Back in the misty dawn of time, also known as the 1980s, when Mario Cuomo was Governor of New York and liberals weren’t afraid to support good policy just because it was a good idea, the Empire State Development Corporation established an office of employee buyouts. They realized that it’s hundreds of times easier to keep a business going than to start a new one, and that sometimes the best buyers for a company are the people who already know how it works. The idea was to provide low-cost financing to groups of employees who wanted to keep a business going when the owners wanted to sell or retire.
The office existed for a few years, did good work retaining lots of small businesses, and then George Pataki was elected governor. That Republican had run against exactly the kind of economic intervention implied by the employee buyout program, and so the program was jeopardized. For a while, the office continued its existence by going underground. ESD directors renamed it the Office of Business Succession and had it offer more general succession planning, where employee buyouts were only one among the options. But the financing piece was difficult to implement under the new regime, and without that, it became little more than a referral service to business consultants. The program exists today as only a fond memory among elder ESD staff.
Employee-owned companies are an old idea, but a good one. The worker co-ops of Mondragon, in Basque Spain, were founded in the 1940s, and have been the centerpiece of a vigorous industrial economy ever since. Similar organizations existed over a hundred years before, in England and Scotland. These days, they are an important part of an industrial renaissance in parts of the midwest, where the idea appears to have caught on. Ohio State now runs a coop development center to provide technical assistance to establishing such businesses, and the University of Wisconsin has a Center for Cooperatives that does the same, plus research into the topic.
Years ago, I worked for a little while at just such a company. The Worcester Company, of Centerdale, was among Rhode Island’s last textile companies. When the owner wanted to retire in the 1970s, rather than sell his factory to someone who would move production to North Carolina, he financed an employee buyout. About 400 people worked there, and every morning would file in to work through a door marked “Owners Entrance.” They had monthly business meetings where dozens of people would meet to hash out strategies and opportunities. They made mostly high-end woolens, and by exploiting a high-cost niche at the top of the market, were holding their own, paying all their employees decent wages and even turning a small profit.
Unfortunately, though the company made money, it was not enough to service the high-cost debt that was all they could find. With no help available within the state (or from the state), the company sold a 25% stake to British investors in exchange for a line of credit. After a few years, those investors saw higher returns available elsewhere and demanded to sell their share. The state stood by, offering nothing at all, while a profitable company, with 400 employees, was forced into liquidation, and now the rotting hulk of its factory sits at the heart of Centerdale.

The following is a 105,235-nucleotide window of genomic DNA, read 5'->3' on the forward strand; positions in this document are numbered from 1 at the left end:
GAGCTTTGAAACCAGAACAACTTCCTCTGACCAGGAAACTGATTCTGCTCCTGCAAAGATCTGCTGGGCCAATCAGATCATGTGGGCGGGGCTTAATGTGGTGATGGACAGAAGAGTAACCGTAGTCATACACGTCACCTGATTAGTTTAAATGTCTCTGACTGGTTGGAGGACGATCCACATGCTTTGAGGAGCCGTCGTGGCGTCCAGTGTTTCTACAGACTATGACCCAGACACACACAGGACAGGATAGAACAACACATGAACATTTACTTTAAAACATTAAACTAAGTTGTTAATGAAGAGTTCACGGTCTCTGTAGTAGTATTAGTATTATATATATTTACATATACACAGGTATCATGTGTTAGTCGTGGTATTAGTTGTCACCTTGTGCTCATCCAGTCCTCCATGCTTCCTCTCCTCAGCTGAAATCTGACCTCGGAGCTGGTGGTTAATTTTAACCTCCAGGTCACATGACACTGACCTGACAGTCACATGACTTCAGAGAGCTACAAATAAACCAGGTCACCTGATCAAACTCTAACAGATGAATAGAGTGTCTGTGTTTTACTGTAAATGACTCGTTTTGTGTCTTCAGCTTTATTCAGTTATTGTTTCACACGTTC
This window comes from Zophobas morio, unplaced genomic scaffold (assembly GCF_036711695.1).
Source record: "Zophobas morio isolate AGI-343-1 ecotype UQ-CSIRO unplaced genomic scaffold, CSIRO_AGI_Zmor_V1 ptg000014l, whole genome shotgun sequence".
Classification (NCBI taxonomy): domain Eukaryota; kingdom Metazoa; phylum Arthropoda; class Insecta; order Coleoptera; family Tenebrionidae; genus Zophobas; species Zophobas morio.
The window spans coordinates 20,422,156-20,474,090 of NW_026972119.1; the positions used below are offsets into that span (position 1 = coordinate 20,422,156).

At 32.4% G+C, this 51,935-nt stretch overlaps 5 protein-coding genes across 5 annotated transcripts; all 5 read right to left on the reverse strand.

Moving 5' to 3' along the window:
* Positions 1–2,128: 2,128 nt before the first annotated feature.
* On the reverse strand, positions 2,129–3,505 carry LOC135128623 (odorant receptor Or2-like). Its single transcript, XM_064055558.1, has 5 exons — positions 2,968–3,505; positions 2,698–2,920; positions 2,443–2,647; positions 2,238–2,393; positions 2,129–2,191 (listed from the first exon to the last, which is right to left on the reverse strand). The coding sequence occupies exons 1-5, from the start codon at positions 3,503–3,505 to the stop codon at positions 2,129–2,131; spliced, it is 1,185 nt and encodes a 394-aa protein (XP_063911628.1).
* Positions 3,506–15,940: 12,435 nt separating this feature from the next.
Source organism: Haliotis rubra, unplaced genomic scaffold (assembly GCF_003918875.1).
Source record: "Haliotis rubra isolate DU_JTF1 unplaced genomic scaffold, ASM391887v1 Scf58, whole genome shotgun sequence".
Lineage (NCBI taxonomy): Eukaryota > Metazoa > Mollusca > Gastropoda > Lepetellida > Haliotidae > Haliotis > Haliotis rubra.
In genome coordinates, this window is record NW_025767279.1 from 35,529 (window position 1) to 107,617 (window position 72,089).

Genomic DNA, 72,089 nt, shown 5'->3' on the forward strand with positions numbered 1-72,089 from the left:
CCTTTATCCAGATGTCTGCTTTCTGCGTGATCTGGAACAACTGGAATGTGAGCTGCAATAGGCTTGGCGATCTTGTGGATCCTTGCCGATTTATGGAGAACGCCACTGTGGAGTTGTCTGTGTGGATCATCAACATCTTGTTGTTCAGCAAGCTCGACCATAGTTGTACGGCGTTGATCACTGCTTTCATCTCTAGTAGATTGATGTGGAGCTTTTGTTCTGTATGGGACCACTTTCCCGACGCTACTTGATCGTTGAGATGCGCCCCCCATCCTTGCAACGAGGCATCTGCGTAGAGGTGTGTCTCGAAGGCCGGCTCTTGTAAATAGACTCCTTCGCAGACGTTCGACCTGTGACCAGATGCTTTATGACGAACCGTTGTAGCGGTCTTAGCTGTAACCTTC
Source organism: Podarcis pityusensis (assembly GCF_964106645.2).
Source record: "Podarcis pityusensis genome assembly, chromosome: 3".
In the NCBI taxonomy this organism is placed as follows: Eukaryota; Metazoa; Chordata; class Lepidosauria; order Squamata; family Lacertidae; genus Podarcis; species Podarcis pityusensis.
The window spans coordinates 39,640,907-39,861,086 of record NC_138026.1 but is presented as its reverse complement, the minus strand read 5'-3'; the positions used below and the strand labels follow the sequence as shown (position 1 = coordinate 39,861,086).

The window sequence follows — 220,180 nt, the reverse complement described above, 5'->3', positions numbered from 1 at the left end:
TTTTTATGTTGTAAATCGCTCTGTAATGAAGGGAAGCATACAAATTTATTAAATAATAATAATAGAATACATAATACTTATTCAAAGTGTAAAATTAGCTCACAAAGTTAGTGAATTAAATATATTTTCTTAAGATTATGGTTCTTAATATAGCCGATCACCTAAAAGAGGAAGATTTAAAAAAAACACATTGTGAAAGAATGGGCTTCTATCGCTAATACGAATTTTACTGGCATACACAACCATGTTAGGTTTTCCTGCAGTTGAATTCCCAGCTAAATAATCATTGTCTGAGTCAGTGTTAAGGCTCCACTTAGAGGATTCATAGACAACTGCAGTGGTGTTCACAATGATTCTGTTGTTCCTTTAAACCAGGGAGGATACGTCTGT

We’ve lost a lot of manufacturing, but at least some other businesses have grown up. Every one of those existing businesses would be easier to keep than to replace, and lots of them are owned by people who are at least thinking of selling or retiring, if they are not actively doing so right now. Statistics are hard to come by, but it’s relatively clear that less than a third of privately-owned businesses continue into a second generation, and many fewer than that pass into a third.
Paying some attention to these businesses would be easy and inexpensive. Creating a central marketplace for business owners who want to sell out would take very little effort, and reliably save a lot more jobs than investing in any startup could. In his short-lived run for Secretary of State, Ed Pacheco spoke about how that office—already in at least annual contact with all the corporations in the state—could readily assume such a role.
The business for sale that’s in the news right now is the Providence Journal. Back when it was a family-owned affair, it might have been an excellent candidate for such an employee buyout. These days, after more than a decade of bumbling management and, well, rapine, by its Dallas owners, it’s not quite so clear. (Especially since such a transaction usually requires an accommodating seller willing to wait while the pieces are assembled.) The paper’s value 15 years ago was in its staff and its circulation, and both of those have been decimated by management.
Even so, at a small fraction of the size they used to be, the Journal has several times as many reporters as any other news organization in the state. The paper dominates the local news scene, still setting the agenda for the other media in the state. Many tens of thousands of people see it every day. There is important value there, and it seems conceivable that some non-profit form of ownership — maybe even a co-op — would be a useful way to preserve the paper, and its role in shining bright light on matters others try to keep hidden.
It’s doubtful that it would be a good idea for the state government itself to get involved in preserving a newspaper that needs to retain its independence in order to be a trusted voice. But our community does clearly have an interest in an informed public, and finding a way forward to keep the Journal ownership local and responsible should be at the top of the agenda for everyone concerned about the future of our state.